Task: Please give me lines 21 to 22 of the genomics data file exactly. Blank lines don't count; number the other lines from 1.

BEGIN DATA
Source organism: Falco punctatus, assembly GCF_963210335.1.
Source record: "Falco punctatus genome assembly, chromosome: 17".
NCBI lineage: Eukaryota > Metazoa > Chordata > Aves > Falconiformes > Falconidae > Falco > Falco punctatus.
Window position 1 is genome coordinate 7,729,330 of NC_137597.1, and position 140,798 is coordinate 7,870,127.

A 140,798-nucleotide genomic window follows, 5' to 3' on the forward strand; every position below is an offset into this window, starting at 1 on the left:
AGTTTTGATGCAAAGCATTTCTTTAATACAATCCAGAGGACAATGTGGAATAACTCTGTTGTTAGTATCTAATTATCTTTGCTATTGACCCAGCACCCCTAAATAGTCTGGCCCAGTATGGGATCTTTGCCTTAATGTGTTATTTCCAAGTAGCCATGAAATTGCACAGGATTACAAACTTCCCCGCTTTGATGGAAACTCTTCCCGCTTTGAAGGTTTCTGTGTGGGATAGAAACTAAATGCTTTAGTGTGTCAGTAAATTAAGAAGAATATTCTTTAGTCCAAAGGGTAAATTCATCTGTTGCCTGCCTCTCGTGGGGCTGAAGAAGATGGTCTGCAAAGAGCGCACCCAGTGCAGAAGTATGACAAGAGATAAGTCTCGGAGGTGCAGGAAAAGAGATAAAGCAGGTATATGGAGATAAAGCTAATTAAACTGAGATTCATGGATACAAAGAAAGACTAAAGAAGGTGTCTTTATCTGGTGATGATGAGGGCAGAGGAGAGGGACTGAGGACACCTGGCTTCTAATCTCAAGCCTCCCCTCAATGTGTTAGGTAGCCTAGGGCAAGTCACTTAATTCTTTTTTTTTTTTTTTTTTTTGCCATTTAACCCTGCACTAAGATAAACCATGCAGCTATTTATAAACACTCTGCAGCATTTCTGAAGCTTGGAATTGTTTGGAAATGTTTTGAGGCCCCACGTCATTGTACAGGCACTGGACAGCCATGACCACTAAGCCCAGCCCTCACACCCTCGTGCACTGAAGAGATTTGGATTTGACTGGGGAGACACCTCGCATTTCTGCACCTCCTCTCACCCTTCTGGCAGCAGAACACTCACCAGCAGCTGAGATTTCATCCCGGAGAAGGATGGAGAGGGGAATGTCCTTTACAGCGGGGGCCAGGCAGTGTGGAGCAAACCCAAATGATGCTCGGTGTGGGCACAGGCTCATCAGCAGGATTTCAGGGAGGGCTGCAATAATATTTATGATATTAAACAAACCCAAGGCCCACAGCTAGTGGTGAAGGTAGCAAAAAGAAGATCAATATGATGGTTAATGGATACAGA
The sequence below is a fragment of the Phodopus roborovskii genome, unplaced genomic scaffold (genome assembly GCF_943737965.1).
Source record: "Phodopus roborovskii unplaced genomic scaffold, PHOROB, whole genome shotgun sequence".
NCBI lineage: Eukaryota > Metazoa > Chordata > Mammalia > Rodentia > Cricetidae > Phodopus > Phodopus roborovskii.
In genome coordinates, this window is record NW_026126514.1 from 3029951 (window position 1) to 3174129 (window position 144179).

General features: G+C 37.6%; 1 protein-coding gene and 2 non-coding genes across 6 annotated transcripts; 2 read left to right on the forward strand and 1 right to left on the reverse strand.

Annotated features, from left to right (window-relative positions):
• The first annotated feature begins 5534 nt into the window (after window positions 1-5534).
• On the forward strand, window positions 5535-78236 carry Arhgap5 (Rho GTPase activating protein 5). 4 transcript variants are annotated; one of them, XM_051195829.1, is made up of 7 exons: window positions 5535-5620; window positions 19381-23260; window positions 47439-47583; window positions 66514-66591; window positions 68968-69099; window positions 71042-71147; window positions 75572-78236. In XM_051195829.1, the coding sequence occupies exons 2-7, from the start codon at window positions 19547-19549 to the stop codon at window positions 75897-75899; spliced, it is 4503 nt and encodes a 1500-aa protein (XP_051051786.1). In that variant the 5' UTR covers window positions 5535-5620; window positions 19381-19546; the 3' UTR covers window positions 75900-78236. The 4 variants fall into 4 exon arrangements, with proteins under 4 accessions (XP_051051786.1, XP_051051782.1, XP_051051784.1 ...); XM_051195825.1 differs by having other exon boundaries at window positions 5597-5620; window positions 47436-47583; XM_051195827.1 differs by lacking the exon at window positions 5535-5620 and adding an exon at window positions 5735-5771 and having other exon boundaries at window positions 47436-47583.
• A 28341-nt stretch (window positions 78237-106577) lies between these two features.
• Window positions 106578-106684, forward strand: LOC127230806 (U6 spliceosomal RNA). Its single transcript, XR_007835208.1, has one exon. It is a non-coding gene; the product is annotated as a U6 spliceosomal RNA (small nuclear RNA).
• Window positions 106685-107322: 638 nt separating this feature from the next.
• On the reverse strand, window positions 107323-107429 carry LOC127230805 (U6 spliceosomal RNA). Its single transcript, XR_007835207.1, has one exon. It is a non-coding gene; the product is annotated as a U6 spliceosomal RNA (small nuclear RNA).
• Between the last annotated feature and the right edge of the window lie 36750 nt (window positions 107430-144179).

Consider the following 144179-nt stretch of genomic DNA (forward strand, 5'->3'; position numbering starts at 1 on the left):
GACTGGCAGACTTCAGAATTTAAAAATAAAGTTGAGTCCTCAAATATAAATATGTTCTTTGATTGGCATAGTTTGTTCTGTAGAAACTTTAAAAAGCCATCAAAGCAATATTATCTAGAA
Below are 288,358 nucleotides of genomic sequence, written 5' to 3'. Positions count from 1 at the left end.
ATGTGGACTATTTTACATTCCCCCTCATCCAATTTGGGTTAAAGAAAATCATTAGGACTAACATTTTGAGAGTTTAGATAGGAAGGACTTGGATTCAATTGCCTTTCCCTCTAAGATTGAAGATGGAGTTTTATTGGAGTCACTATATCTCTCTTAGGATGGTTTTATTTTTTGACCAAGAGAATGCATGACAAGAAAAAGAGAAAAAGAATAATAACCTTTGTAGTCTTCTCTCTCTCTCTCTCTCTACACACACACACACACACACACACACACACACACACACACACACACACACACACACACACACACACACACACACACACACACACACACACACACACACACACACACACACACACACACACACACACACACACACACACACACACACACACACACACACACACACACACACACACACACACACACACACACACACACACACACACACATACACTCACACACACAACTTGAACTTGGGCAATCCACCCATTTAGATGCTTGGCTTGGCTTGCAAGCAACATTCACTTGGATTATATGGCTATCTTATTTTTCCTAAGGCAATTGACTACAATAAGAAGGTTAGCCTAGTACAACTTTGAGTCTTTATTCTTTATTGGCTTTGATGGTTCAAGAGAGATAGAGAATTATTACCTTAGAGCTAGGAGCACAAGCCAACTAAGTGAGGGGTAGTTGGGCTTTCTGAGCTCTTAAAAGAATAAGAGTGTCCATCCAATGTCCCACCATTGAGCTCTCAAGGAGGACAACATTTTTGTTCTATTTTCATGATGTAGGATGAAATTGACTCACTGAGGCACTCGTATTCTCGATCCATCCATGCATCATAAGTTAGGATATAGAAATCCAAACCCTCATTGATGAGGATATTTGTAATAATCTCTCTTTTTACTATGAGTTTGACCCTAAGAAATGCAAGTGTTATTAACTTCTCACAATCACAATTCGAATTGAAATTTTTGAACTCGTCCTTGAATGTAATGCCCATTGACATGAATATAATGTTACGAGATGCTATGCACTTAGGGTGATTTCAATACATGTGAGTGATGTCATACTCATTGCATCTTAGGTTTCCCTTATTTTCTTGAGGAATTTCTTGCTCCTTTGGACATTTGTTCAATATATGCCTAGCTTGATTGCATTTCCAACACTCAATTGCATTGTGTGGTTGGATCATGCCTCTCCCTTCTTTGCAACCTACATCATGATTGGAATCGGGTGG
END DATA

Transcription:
GACTGGCAGACTTCAGAATTTAAAAATAAAGTTGAGTCCTCAAATATAAATATGTTCTTTGATTGGCATAGTTTGTTCTGTAGAAACTTTAAAAAGCCATCAAAGCAATATTATCTAGAA
Below are 288,358 nucleotides of genomic sequence, written 5' to 3'. Positions count from 1 at the left end.